The Ultimate Guide To Buying Your First Vape
Thinking about investing in a marijuana vaporizer? Make sure to read this guide before you bust out that credit card.
"Vape" was named Oxford Dictionaries' Word of the Year in 2014, and although these devices used to vaporize different cannabis products have gained in popularity, buying one can be confusing as hell. There are seemingly hundreds of different options, and if you aren't properly educated before purchasing, you could end up spending a good chunk of change on a vape that you don't even enjoy using. Let's prevent that from happening by arming you with the information you need to find a vaporizer you'll love!
Portable or desktop: Where will you be vaping?
Flowers or concentrates: What do you usually smoke?
Most vapes accommodate either flowers (aka dry herb or marijuana trees) or concentrates (oils, waxes, etc.). There are some portable units that accommodate both, and deluxe desktop models often feature oil attachments. But if you're super loyal to flowers — or have never even heard of concentrates — then you may want to look for a vape that works with only dry herbs. If you're a daily smoker, though, portable vapes may not deliver as strong of a medicated feeling as you may be used to.
"The big difference is that with concentrates you're going to get a more potent hit," budtender Michael Caruso of SPARC told BuzzFeed. "With flowers you have a much lower potency, about 10 to 30% concentrated THC. With concentrates, so the waxes, taffies, shatters, and hashes, you're getting 40% on up to 90 or 95% concentrated THC. So concentrates will require less medicine for you to vaporize, but it's also going to be a more intense effect."
Wondering about the health effects of vaping flowers versus concentrates? Check out this guide for the health-conscious pothead.
$ or $$$: How much do you have to spend?
The pen with a touch of class: Cloud V Liquid ($30)
If you're looking for a little bit of a classier option, or live in a place where you can't find pre-filled cartridges, then check out the Cloud V Liquid. It comes in black, white, and two shades of chrome, with a matching cartridge that you can fill on your own. Cloud V also sells solo pen batteries, which can typically be used with most pre-filled cartridges, as cartridges and pens are usually interchangeable.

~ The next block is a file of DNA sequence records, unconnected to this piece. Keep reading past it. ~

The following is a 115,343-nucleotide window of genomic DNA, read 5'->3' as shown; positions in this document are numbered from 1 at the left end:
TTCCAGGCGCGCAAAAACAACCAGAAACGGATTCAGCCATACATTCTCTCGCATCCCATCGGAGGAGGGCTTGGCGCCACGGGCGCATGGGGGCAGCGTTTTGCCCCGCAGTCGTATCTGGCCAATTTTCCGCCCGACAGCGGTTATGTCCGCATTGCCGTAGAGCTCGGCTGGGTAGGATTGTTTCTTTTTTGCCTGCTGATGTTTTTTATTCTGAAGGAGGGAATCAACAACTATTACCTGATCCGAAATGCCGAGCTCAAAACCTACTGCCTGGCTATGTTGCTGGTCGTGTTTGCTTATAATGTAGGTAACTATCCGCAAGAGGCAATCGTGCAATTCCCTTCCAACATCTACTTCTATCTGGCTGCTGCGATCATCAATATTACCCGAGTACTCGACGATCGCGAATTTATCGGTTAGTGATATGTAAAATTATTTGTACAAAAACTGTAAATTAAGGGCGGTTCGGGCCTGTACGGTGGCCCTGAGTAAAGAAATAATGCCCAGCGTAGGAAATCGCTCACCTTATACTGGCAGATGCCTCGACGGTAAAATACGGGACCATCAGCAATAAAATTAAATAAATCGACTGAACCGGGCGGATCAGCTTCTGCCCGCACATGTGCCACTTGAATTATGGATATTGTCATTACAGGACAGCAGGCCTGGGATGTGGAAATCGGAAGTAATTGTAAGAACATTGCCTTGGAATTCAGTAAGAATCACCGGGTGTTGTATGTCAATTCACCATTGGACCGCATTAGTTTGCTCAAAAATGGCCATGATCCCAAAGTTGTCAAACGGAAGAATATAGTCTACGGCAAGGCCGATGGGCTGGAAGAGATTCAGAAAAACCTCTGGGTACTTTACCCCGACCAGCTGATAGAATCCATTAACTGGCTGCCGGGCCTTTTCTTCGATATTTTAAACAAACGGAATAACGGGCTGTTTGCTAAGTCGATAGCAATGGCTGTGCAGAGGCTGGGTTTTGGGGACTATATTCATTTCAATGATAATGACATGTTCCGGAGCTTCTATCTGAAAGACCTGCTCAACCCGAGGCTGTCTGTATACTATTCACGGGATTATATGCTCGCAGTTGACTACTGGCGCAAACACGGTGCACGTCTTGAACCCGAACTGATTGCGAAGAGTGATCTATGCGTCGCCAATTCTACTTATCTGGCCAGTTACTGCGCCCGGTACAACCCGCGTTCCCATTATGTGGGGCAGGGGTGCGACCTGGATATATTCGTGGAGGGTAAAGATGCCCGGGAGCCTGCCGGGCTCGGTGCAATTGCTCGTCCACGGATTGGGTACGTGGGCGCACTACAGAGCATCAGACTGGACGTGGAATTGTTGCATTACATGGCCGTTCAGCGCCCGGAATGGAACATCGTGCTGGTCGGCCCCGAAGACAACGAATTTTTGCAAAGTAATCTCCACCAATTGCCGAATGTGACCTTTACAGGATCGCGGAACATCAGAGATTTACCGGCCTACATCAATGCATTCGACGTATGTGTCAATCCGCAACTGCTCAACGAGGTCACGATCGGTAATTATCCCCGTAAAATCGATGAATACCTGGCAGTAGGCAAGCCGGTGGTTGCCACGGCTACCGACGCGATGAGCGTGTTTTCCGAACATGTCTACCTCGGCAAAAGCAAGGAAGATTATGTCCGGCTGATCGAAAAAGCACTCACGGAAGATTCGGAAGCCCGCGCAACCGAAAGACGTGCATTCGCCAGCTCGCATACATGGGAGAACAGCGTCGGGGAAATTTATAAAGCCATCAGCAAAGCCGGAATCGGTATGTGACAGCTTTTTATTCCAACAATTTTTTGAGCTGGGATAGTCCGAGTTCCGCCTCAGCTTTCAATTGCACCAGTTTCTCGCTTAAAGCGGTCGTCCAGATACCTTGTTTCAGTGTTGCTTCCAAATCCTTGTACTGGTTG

A hundred bucks well spent: KandyPens Black Edition ($100)
The Black Edition vaporizer from KandyPens gets my recommendation when it comes to portable concentrate vapes. The kit comes with the pen, a charger, a copper titanium coil atomizer (plus a backup), a dab skillet, a brush, and extra mouthpieces. The batteries have a lifetime warranty, but more importantly, vaping with KandyPens Black Edition is a reliably enjoyable experience!
Do your research!
Like with any decent-sized purchase, make sure to do your research. Things like multiyear warranties are pretty standard on legit vapes these days, but always check the fine print! Also, make sure to check shipping and handling fees. They can definitely add up.
Think about accessories.
If you're already making an order — and paying for shipping — then you might as well add on an accessory or two. For concentrate vapes, consider getting a few skillet tools if your vaporizer doesn't come with any. "They're essentially like little dental tools with plates on them," Caruso said, "and they make it easier to work with the concentrate." Another must? "A good grinder if you're getting a flower vape. You want maximum surface area, definitely get a grinder if you don't already have one. They aren't that expensive."